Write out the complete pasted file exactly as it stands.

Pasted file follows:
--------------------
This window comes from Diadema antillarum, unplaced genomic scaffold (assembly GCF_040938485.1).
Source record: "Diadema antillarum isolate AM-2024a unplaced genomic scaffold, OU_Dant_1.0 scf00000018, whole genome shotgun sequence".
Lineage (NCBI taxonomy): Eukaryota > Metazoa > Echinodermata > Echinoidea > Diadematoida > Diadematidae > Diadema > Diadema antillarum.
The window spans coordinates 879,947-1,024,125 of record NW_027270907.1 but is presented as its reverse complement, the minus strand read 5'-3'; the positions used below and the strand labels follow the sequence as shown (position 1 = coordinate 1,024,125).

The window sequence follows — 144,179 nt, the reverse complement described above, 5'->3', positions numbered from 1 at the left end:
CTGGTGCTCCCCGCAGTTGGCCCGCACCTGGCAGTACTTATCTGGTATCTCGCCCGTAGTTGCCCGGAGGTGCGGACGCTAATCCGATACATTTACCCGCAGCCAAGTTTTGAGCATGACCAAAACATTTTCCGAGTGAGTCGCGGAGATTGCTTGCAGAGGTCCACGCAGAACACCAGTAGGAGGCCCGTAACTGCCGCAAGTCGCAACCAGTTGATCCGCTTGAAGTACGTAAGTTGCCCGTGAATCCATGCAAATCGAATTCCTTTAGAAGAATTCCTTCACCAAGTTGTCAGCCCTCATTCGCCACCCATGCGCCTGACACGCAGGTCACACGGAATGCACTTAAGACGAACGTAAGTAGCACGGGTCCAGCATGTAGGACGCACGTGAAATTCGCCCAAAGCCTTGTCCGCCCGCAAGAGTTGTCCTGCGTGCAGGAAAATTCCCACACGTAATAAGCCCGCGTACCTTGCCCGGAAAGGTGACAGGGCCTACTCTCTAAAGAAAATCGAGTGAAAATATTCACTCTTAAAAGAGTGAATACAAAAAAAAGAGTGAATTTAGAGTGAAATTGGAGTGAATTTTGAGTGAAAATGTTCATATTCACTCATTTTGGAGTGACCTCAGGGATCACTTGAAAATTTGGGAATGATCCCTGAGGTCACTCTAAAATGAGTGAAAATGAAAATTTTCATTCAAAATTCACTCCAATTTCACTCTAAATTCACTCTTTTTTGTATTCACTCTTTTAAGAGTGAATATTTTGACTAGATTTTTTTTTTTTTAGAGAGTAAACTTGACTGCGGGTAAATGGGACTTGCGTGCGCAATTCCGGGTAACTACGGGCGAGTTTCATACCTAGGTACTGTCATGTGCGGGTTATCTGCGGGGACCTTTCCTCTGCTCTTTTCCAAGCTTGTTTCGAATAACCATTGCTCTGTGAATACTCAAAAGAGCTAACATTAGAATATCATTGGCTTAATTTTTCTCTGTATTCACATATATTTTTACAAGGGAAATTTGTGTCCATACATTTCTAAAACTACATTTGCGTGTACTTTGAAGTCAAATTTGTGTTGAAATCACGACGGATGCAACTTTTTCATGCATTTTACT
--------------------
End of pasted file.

This window comes from Diadema antillarum, unplaced genomic scaffold (assembly GCF_040938485.1).
Source record: "Diadema antillarum isolate AM-2024a unplaced genomic scaffold, OU_Dant_1.0 scf00000018, whole genome shotgun sequence".
Lineage (NCBI taxonomy): Eukaryota > Metazoa > Echinodermata > Echinoidea > Diadematoida > Diadematidae > Diadema > Diadema antillarum.
The window spans coordinates 879,947-1,024,125 of record NW_027270907.1 but is presented as its reverse complement, the minus strand read 5'-3'; the positions used below and the strand labels follow the sequence as shown (position 1 = coordinate 1,024,125).

The window sequence follows — 144,179 nt, the reverse complement described above, 5'->3', positions numbered from 1 at the left end:
CTGGTGCTCCCCGCAGTTGGCCCGCACCTGGCAGTACTTATCTGGTATCTCGCCCGTAGTTGCCCGGAGGTGCGGACGCTAATCCGATACATTTACCCGCAGCCAAGTTTTGAGCATGACCAAAACATTTTCCGAGTGAGTCGCGGAGATTGCTTGCAGAGGTCCACGCAGAACACCAGTAGGAGGCCCGTAACTGCCGCAAGTCGCAACCAGTTGATCCGCTTGAAGTACGTAAGTTGCCCGTGAATCCATGCAAATCGAATTCCTTTAGAAGAATTCCTTCACCAAGTTGTCAGCCCTCATTCGCCACCCATGCGCCTGACACGCAGGTCACACGGAATGCACTTAAGACGAACGTAAGTAGCACGGGTCCAGCATGTAGGACGCACGTGAAATTCGCCCAAAGCCTTGTCCGCCCGCAAGAGTTGTCCTGCGTGCAGGAAAATTCCCACACGTAATAAGCCCGCGTACCTTGCCCGGAAAGGTGACAGGGCCTACTCTCTAAAGAAAATCGAGTGAAAATATTCACTCTTAAAAGAGTGAATACAAAAAAAAGAGTGAATTTAGAGTGAAATTGGAGTGAATTTTGAGTGAAAATGTTCATATTCACTCATTTTGGAGTGACCTCAGGGATCACTTGAAAATTTGGGAATGATCCCTGAGGTCACTCTAAAATGAGTGAAAATGAAAATTTTCATTCAAAATTCACTCCAATTTCACTCTAAATTCACTCTTTTTTGTATTCACTCTTTTAAGAGTGAATATTTTGACTAGATTTTTTTTTTTTTAGAGAGTAAACTTGACTGCGGGTAAATGGGACTTGCGTGCGCAATTCCGGGTAACTACGGGCGAGTTTCATACCTAGGTACTGTCATGTGCGGGTTATCTGCGGGGACCTTTCCTCTGCTCTTTTCCAAGCTTGTTTCGAATAACCATTGCTCTGTGAATACTCAAAAGAGCTAACATTAGAATATCATTGGCTTAATTTTTCTCTGTATTCACATATATTTTTACAAGGGAAATTTGTGTCCATACATTTCTAAAACTACATTTGCGTGTACTTTGAAGTCAAATTTGTGTTGAAATCACGACGGATGCAACTTTTTCATGCATTTTACT